Sentencing for Painkiller Trafficking Changes July 1st, 2014
“minimum mandatory sentences are simply heavy handed and arbitrary…we should not have laws that ruin the lives of our young men and women who have committed no violence.” United States Senator Rand Paul (R-Ky)
Finally, a much needed modification to Florida’s drug trafficking laws for the painkillers hydrocodone and oxycodone (found in Florida Statute 893.135). For many years, your taxpayer dollars have been going to warehouse people in prison–not for being hardened criminals, but for having a pain pill addiction. And, it really doesn’t take much to end up in prison for painkillers. Under current drug trafficking laws, a mere 7 pills can trigger a minimum mandatory 3-year prison sentence (and, a mandatory $50,000 fine. Yes, only $120 in pills gets you a $50,000 fine):
HYDROCODONE – current law (based upon an average pill weight of 0.65 grams):
7 pills = 3-year mandatory prison term (4 grams)
22 pills = 15-year mandatory prison term (14 grams)
HYDROCODONE – new law, taking effect July 1st, 2014
7 pills = NO MANDATORY, NO TRAFFICKING, just a possession of hydrocodone charge 22 pills = 3-year mandatory prison term (14 grams)
And, the trafficking laws changed for oxycodone as well.
OXYCODONE, current law (based on average pill weight of 0.13 grams):
31 pills = 3-year mandatory prison term (4 grams)
108 pills = 15-year mandatory prison term (14 grams)
The new law governing OXYCODONE, taking effect July 1st, 2014, is as follows:
31 pills = NO MANDATORY, NO TRAFFICKING, just a possession of oxycodone charge 53 pills = 3-year mandatory prison term (7 grams)
108 pills = 7-year mandatory prison term (14 grams)
So, what is considered a trafficking offense today will no longer be a trafficking offense next week. A first degree felony trafficking will be reduced to a third degree felony possession of a controlled substance, as listed above. That’s a step in the right direction.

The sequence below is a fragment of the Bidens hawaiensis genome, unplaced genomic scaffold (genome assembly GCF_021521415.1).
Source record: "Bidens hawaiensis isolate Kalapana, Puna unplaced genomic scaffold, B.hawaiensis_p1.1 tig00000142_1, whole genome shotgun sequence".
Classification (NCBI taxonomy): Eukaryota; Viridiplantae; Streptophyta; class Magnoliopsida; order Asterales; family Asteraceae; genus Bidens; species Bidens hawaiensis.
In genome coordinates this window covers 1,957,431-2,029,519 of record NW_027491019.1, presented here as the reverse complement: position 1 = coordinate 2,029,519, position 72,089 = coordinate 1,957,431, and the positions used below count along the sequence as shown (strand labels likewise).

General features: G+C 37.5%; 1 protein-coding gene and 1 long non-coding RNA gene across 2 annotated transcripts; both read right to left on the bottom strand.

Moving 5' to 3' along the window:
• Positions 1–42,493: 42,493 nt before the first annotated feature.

There’s good reason for Florida to scale back it’s trafficking laws. Obviously, its morally wrong to send a drug addict to prison for 3 years because of 7 hydrocodone pills. But, it happens. These folks should have their addictions addressed, not sent to prison at taxpayer expense. A recent report indicates that “prison admissions for trafficking in opioids have more than quadrupled over the past five years, from 262 admissions in Fiscal Year 2006-07 to 1,200 in Fiscal Year 2010-11” OPPAGA Report (last visited today) (opioids can be either painkillers or heroin, but 94% of these trafficking cases were for painkillers). This is costing Floridians a fortune. Its not just about the prison costs. It’s the enforcement costs. We have more cops tracking drug addicts rather than child molesters, because having 7 hydrocodone pills is a First Degree Felony punishable by up to 30 years in prison–child molesting can be only a Second Degree Felony punishable by up to 15 years in prison. How many robbers are not caught because law enforcement is too busy turning a drug addict into a first degree felon? And, most of all, the social cost of sending a drug addict to prison (rather than treating the addiction) is huge.
One report estimates the Florida will save $48,387,615 in prison costs alone, over the next five years (See The Florida Senate Bill Analysis and Fiscal Impact Statement of CS/SB 360, dated February 24, 2014, page 11). That figure is way low. We all benefit from the law enforcement time that can now be spent pursuing violent criminals, or thieves, rather than drug addicts. Most importantly, families benefit greatly from having their loved one treated for their addiction, rather than locked up for years. (for more information on how mandatory minimum sentences for drug charges affect families, check out the excellent organization Families Against Mandatory Minimums).